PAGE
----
M.C. Chagla, C.J.
1. This is an appeal from an order of acquittal passed by the Resident Magistrate, First Class, Honavar. Accused No. 1 was charged under Section 3 of the Bombay Prevention of Hindu Bigamous Marriages Act, 1946, read with Section 494 of the Indian Penal Code, and accused No. 2 under Section 6 of the same Act.
2. The prosecution case was that accused No. 1 contracted marriage on or about May 17, 1947, with accused No. 2 when he had another wife living. It is to be borne in mind that the fact that accused No. 1 married accused No, 2 is not disputed or challenged by the defence, nor is it disputed or challenged that accused No. 1 has another wife living. The only question that falls for determination in this appeal is, whether accused No. 1 married accused No. 2 on May 17, 1947, or at least some time after the new Act came into force, which was on November 6, 1946. [His Lordship then discussed the evidence and proceeded:]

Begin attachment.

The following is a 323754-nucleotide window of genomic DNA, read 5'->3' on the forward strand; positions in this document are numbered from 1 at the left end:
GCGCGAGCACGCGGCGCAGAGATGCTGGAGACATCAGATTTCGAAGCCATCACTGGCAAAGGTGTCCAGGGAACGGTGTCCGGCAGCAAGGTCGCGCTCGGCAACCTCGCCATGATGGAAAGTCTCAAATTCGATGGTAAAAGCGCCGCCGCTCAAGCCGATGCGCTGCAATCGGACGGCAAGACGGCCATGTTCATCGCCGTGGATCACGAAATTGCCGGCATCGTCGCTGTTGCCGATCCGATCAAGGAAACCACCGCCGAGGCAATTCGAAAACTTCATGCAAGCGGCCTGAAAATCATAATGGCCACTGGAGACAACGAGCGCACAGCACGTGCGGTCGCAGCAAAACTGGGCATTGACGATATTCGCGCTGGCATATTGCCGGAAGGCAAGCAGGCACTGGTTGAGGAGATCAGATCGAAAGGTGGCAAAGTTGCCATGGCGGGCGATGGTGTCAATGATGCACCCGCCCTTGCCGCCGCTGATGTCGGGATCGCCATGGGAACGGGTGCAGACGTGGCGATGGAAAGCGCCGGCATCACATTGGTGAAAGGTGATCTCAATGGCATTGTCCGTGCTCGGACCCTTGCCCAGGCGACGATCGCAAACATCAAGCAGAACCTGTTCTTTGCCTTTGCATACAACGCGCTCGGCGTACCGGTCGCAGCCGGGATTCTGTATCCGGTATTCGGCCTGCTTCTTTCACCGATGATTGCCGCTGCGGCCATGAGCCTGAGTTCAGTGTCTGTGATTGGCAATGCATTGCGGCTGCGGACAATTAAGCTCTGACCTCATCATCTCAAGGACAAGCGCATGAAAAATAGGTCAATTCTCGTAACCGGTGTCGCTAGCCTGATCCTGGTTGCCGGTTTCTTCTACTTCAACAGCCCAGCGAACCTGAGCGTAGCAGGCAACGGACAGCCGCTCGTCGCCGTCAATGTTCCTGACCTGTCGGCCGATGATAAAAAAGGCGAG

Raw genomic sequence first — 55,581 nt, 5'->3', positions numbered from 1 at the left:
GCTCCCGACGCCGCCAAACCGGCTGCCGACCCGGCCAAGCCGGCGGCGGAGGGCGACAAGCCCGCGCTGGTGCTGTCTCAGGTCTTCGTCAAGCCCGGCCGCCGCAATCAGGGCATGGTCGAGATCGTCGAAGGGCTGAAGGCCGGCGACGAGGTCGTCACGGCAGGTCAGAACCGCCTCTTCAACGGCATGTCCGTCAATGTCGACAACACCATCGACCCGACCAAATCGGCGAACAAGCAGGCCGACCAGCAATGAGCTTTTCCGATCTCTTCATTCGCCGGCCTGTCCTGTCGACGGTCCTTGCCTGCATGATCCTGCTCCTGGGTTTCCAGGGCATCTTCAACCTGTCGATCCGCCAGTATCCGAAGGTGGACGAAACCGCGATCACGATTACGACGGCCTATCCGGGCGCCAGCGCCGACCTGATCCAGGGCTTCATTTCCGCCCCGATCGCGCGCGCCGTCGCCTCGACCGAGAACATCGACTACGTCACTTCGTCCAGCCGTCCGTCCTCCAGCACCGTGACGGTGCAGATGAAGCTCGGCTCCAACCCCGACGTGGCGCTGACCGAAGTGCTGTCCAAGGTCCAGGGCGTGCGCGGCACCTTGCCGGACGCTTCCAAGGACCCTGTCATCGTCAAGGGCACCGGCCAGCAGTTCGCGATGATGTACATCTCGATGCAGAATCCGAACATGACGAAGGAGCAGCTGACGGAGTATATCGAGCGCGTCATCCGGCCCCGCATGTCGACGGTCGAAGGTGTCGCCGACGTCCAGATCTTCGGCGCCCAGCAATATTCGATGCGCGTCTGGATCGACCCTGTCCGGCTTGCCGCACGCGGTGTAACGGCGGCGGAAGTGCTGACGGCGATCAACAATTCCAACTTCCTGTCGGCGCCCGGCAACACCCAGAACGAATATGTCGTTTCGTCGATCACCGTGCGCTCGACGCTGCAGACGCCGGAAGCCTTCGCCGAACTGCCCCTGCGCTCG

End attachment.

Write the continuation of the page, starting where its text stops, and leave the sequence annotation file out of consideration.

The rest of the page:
3. We, therefore, feel that in view of this strong circumstantial evidence the prosecution had established that accused Nos. 1 and 2 got married some time about May 17, 1947, and in view of this evidence, the evidence of the Pujari and of the two band-men also receives added importance and significance. As we have already pointed out, by itself that might not establish anything, but read in conjunction with other evidence, that evidence clearly goes to show that those ceremonies were performed and the band-men were employed not in connection with any Puja but in connection with the marriage which had taken place about that time.